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This coming Lord’s Day we gather again to worship our God in the name of Christ. Though our sins be many, God invites us to worship him. And if this were not enough–that the very God of heaven and earth has invited us to come with our praise and adoration, he has graciously given the very provision and ground of our worship: we enter the Holy of Holies through the blood of Jesus Christ our High Priest and the one offering to take away sin. Truly we can say with the Psalmist: Great is the Lord and greatly to be praised! 

In our prayer service, we will continue to look at pray in Luke’s Gospel. Next up is Luke 20:47, where we see Christ’s condemnation of prayers made in pretense. We will begin the hour by singing “Thou Hidden Love of God, Whose Height.”

I am personally anticipating having Brent Belford, an old friend of mine, preaching in the morning worship service and teaching Sunday School this coming Sunday. Brent and I knew each other in Bible College. He is now the provost of Central Baptist Theological Seminary in Plymouth. He will be preaching from 2 Corinthians 4:7-15. The hymns for this Sunday pick up on several of the different themes in that passage. This is the order of service for this coming Lord’s Day worship service:

Call to Worship: Psalm 145:1-3

Hymn 374 [Red] Our God, Our Help in Ages Past

Congregational Reading: Psalm 145:14-21

Doxology: Gloria Patri, Red 436

Hymn [Insert] Jesus Lives, and So Shall I In 2 Cor 4:11 says, “For we who live are always being given over to death for Jesus’ sake, so that the life of Jesus also may be manifested in our mortal flesh.” When Paul speaks of “being given over to death,” he means that he lived in a way that was dead to this world so that he could proclaim the Gospel to others, thereby bringing those who received the Gospel by faith to an eternal hope of everlasting life. As he died, others lived. This passage teaches us that Jesus Christ is the believers’ life. We are raised because he was raised. This is reiterated later in 2 Cor 4:14: “knowing that he who raised the Lord Jesus will raise us also with Jesus and bring us with you into his presence.” All this is wonderfully summarized in our hymn of Confession of Sin and Assurance of Pardon, “Jesus Lives and So Shall I.” We are reminded in this hymn that the death sentence from God against our sin has been taken by Jesus who died for us, bringing us life: “He who deigned for me to die, lives the bands of death to sever.” Because of Christ’s death and resurrection, we have the promise that nothing can separate from God’s love: “Naught from him my heart can sever, life nor death, nor powers of hell, joy nor grief, henceforth, forever.” This promise is the very ground whereby we can freely sacrifice our lives for the eternal good, just as Paul had done for the Corinthians: “So death is at work in us, but life in you” (2 Cor 4:12).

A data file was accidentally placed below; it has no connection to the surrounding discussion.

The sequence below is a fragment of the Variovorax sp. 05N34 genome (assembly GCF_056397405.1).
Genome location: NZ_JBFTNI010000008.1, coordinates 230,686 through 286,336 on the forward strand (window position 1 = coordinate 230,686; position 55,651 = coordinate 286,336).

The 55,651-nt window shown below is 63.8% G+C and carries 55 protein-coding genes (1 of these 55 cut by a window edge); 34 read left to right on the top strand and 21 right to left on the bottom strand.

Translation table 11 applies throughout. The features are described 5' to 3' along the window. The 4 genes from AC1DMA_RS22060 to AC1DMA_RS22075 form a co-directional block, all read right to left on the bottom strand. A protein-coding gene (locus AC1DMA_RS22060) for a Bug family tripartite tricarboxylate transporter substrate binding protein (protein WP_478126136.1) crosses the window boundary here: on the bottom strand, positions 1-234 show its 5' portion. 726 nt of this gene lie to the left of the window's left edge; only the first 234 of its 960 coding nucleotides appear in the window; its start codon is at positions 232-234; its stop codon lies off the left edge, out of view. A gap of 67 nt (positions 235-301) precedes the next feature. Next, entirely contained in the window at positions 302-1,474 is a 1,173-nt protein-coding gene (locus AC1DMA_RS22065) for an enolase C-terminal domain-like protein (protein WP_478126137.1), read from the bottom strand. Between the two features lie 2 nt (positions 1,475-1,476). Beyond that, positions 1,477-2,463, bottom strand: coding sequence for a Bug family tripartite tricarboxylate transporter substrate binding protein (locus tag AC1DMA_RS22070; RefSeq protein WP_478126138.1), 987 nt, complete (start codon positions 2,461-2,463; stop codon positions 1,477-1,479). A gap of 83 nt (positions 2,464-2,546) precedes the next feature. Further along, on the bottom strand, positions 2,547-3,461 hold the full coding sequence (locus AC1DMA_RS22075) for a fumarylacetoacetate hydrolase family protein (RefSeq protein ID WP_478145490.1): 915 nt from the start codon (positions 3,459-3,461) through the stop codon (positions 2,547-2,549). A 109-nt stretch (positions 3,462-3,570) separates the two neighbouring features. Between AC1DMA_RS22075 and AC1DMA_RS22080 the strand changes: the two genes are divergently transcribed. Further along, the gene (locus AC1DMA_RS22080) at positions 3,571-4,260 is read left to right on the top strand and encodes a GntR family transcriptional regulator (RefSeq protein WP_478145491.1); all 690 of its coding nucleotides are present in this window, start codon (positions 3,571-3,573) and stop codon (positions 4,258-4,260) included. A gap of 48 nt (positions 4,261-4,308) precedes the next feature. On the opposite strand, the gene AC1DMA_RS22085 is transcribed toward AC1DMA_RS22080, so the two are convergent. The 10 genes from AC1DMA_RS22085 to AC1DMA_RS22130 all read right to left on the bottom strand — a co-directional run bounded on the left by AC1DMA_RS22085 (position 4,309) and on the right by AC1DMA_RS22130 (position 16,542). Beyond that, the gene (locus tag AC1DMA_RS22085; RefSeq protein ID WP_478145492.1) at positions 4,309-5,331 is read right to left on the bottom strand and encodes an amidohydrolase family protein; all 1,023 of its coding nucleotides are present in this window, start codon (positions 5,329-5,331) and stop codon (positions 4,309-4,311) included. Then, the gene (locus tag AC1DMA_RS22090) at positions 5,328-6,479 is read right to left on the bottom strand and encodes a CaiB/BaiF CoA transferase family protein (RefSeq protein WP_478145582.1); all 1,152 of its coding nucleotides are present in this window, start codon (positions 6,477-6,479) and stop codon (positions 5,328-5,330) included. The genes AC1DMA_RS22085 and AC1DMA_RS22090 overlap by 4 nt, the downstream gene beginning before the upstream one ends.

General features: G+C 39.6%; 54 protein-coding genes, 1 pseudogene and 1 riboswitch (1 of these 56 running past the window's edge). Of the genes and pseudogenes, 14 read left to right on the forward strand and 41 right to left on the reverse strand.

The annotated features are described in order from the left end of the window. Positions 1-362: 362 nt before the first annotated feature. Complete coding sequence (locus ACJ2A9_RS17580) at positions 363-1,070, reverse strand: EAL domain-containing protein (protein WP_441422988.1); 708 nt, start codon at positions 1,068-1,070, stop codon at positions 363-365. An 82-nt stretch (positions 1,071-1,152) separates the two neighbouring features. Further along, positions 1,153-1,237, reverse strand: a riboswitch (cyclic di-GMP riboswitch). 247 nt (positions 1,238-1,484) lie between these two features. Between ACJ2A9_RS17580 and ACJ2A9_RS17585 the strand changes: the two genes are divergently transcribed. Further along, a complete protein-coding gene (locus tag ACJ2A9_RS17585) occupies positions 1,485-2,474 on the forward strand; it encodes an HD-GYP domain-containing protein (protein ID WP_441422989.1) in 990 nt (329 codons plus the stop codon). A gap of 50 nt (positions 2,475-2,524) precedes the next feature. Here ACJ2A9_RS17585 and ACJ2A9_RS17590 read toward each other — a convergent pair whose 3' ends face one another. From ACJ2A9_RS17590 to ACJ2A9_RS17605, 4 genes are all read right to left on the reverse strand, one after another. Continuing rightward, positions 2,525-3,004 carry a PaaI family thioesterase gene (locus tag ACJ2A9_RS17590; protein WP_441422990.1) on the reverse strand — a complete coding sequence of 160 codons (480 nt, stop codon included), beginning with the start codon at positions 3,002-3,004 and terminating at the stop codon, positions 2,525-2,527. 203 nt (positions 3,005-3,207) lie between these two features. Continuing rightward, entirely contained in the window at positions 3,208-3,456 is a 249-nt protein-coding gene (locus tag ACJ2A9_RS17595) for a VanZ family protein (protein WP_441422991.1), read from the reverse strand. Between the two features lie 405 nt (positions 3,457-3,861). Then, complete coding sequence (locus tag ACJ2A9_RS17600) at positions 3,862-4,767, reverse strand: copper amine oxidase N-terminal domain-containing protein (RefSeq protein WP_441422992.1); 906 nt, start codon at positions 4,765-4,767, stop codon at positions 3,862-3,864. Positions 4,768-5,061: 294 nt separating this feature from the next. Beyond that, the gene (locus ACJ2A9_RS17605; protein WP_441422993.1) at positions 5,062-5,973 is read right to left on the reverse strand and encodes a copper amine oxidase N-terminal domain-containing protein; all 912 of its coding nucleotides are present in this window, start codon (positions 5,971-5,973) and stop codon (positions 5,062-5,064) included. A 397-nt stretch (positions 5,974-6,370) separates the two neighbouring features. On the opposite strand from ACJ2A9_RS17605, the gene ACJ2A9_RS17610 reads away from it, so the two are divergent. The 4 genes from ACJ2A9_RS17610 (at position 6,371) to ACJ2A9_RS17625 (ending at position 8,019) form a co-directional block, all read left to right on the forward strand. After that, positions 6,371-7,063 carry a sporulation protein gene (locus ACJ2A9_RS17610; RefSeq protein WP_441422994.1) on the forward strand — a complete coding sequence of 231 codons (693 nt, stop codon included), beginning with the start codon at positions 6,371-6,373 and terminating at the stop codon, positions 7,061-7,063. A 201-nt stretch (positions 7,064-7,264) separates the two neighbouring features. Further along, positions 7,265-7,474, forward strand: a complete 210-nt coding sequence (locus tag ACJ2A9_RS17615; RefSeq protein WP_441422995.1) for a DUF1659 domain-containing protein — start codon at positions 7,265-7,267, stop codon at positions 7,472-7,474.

Hymn 189 [Red] The Eyes of All upon Thee Wait

Prayer

Offering

Scripture Reading: 1 Samuel 31 & 2 Corinthians 6:1-13

Hymn 333 [Blue] May the Mind of Christ, My Savior

Sermon: Living the Gospel Life from 2 Corinthians 4:7-15

Hymn 342 [Red] Be Thou My Vision

Prayer

Benediction

In Sunday School, Brent Belford will teach us again, this time from Numbers 11, where he looks at “The Quail of Death.” 

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